Running a business presents the business owner with a whole raft of responsibilities, such as to staff, if they employ people, and to the taxman. Knowing what information you need to keep in business archives, as well as understanding how long you should keep this information for.
The most important aspect of running a business is maintaining accurate and detailed financial records. This means recording every source of income and expenditure in a system that is robust, detailed and secure.
This is for tax purposes, in the main, but also shows prospective buyers of your business and investors of the stability of your business as a ‘going concern’.
What financial records should you keep?
A business will need to keep records of:
- All sales and income
- All business expenses
- VAT records if you are a VAT registered company or business
- PAYE records if your employ staff
- Records about your personal income
Even though you keep this information, you don’t need to send all this to the taxman. You keep it so that you can work out your tax return but, you must also have them to hand if HM Revenue and Customs ask to see them.
This means keeping things such as receipts for goods and stock purchased, bank statements, chequebook stubs, sales invoices, till rolls and bank slips.
You will also need to keep a record of what you are owed but haven’t received yet, what spending commitments you have, the value of stock, year-end bank balances, how much you have invested in the business and how much money you have taken out for your own use. If you’re lacking storage space for all this, then you may want to consider archiving documents in a secure location, but still ensuring you can access them if needed.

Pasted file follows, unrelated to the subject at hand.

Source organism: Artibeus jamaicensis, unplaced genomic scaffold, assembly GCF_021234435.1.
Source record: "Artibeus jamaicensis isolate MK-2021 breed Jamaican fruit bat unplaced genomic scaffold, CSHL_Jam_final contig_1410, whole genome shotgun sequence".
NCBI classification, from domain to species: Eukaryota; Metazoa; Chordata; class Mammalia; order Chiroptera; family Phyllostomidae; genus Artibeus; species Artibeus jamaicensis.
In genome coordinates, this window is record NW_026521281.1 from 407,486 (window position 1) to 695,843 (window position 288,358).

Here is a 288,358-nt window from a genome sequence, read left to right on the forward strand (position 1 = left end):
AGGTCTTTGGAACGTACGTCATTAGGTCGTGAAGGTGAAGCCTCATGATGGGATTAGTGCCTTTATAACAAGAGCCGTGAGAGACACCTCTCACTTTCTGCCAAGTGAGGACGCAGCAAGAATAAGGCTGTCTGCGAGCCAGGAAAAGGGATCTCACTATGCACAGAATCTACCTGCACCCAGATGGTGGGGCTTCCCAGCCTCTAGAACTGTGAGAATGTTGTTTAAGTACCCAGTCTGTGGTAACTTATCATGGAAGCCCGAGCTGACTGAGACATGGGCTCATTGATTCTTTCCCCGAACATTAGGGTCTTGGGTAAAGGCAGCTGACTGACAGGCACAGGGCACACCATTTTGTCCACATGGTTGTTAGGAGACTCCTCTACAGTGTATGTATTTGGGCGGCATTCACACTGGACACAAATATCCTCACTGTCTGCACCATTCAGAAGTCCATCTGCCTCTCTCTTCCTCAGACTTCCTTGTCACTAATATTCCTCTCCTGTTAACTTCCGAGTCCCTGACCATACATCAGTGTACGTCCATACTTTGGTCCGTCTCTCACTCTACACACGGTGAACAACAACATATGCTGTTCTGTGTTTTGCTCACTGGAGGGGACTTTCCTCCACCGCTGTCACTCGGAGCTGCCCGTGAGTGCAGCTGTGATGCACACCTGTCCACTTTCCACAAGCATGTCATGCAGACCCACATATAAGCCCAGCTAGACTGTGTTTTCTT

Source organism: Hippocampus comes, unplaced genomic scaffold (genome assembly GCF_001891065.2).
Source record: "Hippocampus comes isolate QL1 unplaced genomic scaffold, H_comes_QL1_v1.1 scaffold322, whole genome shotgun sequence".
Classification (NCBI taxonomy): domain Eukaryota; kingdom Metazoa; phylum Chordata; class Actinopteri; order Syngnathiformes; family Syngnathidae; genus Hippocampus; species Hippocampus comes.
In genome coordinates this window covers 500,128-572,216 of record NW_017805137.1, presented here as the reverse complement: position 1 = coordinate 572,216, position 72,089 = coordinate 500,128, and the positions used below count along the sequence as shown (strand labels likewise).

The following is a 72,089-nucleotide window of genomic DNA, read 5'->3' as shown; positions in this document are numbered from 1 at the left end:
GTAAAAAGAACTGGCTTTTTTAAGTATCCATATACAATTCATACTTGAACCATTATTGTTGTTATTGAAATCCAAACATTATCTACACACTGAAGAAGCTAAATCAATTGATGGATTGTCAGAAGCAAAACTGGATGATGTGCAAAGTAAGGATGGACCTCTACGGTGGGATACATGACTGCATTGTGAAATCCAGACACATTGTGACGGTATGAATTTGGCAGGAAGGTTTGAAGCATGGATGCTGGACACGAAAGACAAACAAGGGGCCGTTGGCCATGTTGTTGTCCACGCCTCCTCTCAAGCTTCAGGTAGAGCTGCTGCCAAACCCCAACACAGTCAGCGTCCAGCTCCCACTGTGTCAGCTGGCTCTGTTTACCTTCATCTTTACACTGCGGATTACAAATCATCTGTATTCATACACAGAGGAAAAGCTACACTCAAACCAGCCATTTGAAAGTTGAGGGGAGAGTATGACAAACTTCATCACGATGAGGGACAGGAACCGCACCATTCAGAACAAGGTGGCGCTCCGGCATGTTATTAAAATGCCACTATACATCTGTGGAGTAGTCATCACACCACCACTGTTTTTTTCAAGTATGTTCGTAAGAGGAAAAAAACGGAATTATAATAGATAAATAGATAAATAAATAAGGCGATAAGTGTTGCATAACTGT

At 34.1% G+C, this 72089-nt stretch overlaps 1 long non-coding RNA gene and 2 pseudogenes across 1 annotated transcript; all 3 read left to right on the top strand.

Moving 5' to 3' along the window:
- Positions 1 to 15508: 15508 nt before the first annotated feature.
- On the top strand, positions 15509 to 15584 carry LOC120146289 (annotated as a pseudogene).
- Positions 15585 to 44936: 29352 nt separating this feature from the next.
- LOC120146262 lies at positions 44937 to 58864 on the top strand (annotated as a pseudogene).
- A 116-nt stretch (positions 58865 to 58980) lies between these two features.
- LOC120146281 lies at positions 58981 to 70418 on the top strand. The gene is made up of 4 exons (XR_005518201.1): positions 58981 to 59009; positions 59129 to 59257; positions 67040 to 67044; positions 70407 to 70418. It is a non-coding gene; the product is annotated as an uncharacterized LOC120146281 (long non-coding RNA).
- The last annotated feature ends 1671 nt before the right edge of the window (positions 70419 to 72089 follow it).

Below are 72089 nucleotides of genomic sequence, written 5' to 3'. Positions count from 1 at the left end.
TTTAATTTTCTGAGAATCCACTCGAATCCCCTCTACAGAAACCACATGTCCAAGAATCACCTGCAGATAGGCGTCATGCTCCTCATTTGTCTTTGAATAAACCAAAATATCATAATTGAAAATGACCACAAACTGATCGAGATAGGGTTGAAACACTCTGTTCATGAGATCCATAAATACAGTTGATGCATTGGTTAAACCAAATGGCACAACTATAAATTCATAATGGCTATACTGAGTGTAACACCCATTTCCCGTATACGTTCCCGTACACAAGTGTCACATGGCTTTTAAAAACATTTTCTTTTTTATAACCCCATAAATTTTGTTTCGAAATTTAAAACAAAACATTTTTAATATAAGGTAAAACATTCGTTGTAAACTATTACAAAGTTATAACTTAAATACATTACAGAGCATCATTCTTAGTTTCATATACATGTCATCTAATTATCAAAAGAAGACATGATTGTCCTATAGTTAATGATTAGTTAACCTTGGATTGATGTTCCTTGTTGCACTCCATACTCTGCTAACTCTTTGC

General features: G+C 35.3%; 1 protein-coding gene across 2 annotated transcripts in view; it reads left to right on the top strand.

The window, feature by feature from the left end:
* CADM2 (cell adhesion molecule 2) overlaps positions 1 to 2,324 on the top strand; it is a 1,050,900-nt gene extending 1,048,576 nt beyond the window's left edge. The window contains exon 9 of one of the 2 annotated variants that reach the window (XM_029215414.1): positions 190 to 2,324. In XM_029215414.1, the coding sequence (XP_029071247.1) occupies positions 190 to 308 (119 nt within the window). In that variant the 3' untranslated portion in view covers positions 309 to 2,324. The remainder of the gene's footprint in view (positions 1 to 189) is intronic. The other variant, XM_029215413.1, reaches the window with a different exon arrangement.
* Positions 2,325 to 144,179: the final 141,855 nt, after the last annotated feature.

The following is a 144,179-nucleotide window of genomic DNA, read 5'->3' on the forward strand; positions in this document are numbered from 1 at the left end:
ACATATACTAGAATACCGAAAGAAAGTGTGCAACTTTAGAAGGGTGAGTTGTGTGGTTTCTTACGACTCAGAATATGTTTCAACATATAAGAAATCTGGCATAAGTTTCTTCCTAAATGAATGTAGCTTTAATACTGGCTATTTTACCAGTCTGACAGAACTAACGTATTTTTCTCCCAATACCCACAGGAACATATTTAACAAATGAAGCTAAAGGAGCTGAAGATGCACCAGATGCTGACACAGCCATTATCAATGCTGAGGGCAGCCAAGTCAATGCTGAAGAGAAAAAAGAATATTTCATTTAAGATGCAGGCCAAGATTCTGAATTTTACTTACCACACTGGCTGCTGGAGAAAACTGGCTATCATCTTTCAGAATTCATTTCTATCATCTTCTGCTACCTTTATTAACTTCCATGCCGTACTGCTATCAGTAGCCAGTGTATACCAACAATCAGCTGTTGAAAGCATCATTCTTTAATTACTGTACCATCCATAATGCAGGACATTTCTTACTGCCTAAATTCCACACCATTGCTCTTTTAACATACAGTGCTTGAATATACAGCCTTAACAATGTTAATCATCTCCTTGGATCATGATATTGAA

How long should you keep financial records?
You must keep your financial records for at least 5 years after the submission deadline of 31 January. For example, when you submit your tax return for 31 January 2016, you will need to keep everything until 31 January 2021 as a minimum.
If you employ staff, there will also be records and information that you will need to keep. There are some guidelines to help employers:
- Personal data such as CVs – you can hold on to these for 6 months as an unsuccessful interviewee can raise a discrimination claim against you within 3 months of being interviewed (this can be extended up to 6 months). If you want to keep their CV on file, you will need to notify the applicant and tell them how long you intend to do this and if they have any objections.
- Employee records – you should hold on to employee records for 6 years after they have lost. This information may be needed for a tribunal, or legal proceedings, which can happen some years down the line.
- PAYE, maternity pay and SMP – these financial records should be retained for 3 years as this is the length of time that HMRC would conduct reviews.
In many cases there are no steadfast rules on what you should keep, other than those stipulated for financial records by HMRC. In the spirit of Data Protection Act 1998, don’t hang on to information or data longer than necessary.